• What is the average rating of the underlying investments?
  • What is the average term to maturity?

Traps

  • Use caution to know what you’re investing in.  Look under the bonnet as all bonds are not investing into the same thing;
  • Bonds have different risk characteristics to be aware of;
  • A good rule of thumb is the higher the income rate then generally the higher the risk associated with them;
  • When interest rates are at or near their peak, fixed income can be more attractive and when interest rates are low and increasing they are generally less attractive;
  • A fund needs to revalue the underlying investments daily, this can work for you or against you.

Property

Bricks and Mortar investing has been popular in Australia for many, many years and this is generally because investors feel comfortable knowing that they have a tangible asset that they can see and touch.  There are many different ways that you can invest in property, not just your typical investment property.  The income that you receive from a property investment is the rental income and the growth that you receive is from the property value appreciating. 

You can buy a property yourself whether that be for residential purposes or an investment property.  You can invest in a property fund or buy a listed property ETF online?

When considering property as an investment asset you need then assess whether you should invest in a commercial or residential property. 

Commercial property tends to have a higher yield. The tenants tend to be longer term. There is less ongoing maintenance. Whereas, residential property tends to have a higher capital gain over time but tenants can turn over more and there is generally a higher upkeep.

Unlisted Property Trusts have the problem of the lack of liquidity.  If you need some of your money back you may not be able to get it.  Investing into Unlisted Property Trusts should only be for long term funds that you do not need back. Listed property trusts on the other hand tend to be more liquid.

Property investments can be lucrative but there are also risks associated with this style of investment.  Following are some tips and traps for “bricks and mortar” property investments:

  • Research: Understand the local real estate market, property trends, and potential areas for growth or stability;
  • Financial Planning: Calculate your budget, deposit needed, mortgage payments, taxes, maintenance costs, insurance and rates and potential income from rent;
  • Location: Choose properties in desirable locations with good amenities, transportation links, and potential for capital appreciation;
  • Inspect Thoroughly: Conduct a detailed inspection to identify any issues or repairs needed before purchasing;
  • Long-Term Perspective: Real estate investments often appreciate over time, so be prepared for long-term commitment rather than expecting quick returns;
  • Professional Advice: Consult with real estate agents, financial advisors, and legal experts to guide your investment decisions and understand local regulations;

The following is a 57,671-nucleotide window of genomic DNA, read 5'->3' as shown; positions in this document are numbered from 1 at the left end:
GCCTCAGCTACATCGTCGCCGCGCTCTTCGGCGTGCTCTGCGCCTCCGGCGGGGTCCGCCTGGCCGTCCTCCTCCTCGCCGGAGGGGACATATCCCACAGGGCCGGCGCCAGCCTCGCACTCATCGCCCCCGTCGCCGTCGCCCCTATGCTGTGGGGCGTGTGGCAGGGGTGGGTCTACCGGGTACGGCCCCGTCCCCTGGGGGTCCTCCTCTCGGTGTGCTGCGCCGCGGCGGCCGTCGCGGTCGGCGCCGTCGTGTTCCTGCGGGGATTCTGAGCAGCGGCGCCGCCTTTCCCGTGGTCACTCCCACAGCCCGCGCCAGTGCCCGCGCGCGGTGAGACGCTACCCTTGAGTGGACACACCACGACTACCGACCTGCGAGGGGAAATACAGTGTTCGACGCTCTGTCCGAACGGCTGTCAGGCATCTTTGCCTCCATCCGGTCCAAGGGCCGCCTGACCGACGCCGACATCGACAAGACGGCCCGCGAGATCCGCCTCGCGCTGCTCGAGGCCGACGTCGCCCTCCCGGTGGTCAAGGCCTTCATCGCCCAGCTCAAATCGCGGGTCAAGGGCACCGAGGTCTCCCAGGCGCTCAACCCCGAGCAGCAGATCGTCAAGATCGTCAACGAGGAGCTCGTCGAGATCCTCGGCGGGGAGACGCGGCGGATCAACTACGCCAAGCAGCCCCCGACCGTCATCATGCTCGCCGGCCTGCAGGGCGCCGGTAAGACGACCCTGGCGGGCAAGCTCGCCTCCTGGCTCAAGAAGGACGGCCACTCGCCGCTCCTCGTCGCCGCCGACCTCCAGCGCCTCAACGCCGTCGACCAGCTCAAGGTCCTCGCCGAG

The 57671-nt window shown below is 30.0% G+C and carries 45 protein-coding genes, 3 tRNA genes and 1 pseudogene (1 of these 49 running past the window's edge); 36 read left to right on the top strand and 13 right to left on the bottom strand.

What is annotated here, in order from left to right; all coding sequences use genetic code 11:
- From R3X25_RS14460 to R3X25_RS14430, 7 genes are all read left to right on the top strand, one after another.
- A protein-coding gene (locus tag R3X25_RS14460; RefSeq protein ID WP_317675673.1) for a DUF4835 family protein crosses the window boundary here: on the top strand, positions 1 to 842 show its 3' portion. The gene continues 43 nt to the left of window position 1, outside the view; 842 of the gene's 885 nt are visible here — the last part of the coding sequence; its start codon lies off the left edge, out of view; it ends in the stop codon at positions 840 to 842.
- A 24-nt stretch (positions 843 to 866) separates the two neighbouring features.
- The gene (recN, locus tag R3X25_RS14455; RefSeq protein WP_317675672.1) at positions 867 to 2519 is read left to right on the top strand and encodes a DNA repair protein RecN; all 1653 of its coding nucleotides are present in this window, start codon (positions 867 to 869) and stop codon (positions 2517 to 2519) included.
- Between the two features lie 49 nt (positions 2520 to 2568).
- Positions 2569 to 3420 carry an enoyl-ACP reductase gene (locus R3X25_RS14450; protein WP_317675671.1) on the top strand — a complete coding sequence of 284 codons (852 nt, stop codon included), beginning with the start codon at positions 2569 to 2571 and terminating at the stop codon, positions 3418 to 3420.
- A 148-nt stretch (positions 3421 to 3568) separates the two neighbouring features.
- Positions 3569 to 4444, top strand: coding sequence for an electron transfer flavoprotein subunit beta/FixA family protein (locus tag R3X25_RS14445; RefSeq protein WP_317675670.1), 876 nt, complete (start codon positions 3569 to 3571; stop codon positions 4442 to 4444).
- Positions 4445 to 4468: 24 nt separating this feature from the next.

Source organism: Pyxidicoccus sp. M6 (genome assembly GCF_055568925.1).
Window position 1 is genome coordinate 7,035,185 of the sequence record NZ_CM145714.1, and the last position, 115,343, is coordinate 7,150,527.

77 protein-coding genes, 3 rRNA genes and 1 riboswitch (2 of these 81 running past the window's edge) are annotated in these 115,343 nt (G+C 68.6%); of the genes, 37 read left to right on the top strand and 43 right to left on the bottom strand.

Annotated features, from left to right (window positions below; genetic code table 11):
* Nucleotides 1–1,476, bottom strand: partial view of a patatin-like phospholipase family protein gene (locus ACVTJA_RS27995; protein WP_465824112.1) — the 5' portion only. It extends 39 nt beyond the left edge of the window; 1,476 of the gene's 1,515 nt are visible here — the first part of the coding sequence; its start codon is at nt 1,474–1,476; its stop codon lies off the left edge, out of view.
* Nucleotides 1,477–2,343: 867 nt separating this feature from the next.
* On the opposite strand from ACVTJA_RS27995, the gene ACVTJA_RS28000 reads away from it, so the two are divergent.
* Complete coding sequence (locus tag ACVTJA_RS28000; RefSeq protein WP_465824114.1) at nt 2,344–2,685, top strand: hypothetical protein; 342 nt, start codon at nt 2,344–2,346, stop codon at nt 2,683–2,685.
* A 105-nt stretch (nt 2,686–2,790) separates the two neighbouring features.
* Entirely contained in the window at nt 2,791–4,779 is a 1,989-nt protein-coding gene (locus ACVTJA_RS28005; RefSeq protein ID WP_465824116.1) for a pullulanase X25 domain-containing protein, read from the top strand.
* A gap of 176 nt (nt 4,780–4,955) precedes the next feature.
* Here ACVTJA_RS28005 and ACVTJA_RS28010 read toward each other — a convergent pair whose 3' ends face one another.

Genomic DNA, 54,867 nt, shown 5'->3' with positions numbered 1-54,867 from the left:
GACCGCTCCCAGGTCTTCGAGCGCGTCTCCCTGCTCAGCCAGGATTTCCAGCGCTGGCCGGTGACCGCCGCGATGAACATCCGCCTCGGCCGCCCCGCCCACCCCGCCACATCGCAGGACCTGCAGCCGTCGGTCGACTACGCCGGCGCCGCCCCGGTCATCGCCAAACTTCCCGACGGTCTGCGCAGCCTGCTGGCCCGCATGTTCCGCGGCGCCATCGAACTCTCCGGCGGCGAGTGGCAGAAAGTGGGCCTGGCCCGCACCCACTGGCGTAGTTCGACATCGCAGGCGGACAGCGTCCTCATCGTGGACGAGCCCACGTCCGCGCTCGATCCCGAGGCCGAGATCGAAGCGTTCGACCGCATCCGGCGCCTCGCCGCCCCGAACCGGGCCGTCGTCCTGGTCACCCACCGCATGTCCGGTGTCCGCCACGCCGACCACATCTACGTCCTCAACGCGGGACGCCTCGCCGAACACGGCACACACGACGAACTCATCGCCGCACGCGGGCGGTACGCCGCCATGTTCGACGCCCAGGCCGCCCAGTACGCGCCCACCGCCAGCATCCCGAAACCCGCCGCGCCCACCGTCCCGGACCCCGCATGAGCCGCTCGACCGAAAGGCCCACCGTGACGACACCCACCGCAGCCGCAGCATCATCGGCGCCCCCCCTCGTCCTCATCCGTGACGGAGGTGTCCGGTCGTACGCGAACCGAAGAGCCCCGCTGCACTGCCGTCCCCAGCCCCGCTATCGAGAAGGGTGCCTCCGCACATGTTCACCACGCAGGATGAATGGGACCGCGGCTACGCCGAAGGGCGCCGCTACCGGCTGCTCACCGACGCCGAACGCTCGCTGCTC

• Stay Informed: Keep up-to-date with market trends, economic indicators, and changes in regulations that may affect your investments;

Property Traps:

  • Over-leveraging: Borrowing too much can lead to financial strain, especially if rental income doesn’t cover expenses;
  • Market fluctuations: Property values can fluctuate, impacting investment returns;
  • Maintenance costs: Unexpected repairs or maintenance can eat into profits;
  • Vacancy risk: Rental properties can sit empty, resulting in loss of income;
  • Lack of diversification: Putting all your money into property can leave you vulnerable to market changes;
  • Regulatory changes: Tax laws and regulations can affect profitability;
  • Illiquidity: Selling property can take time and may not be possible when needed.  You also can’t just sell of a piece of the property if you need a smaller lump sum;
  • Location risk: Properties in declining areas may not appreciate or generate rental income;
  • Management challenges: Being a landlord requires time, effort, and dealing with tenants can be demanding;
  • Interest rate changes: Rising interest rates can increase mortgage payments, affecting cash flow.

If bricks and mortar aren’t your thing but you would still like exposure to property investments, then speak with a financial planner around unlisted or listed property trusts as an alternative to gain a better understanding of this style of investing to determine if it is appropriate for you. 

RFS Advice Approach to Property

At RFS Advice, it is generally our preference for clients to buy the best principal place of residency that they can afford. This can also have some taxation benefits in the capital gain.

We prefer our clients to access a property investment directly and help them control their cashflow. If we are to allocate funds to property for clients as part of the portfolio we manage, we believe it must be liquid. 

Direct Shares

What is direct share investing?

Direct share investing refers to the practice of buying and owning individual shares directly from a company or through a brokerage account. This approach allows investors to choose specific companies they believe will perform well and potentially generate higher returns.  You earn income from direct shares via dividends that are paid to the shareholder/investor and the growth you receive is from the capital appreciation of the share value increasing.  Direct share investing can be more profitable over time compared with other styles of investing, but like all kinds of investing there are risks associated and the risks with direct shares can be considered higher due to their volatile nature.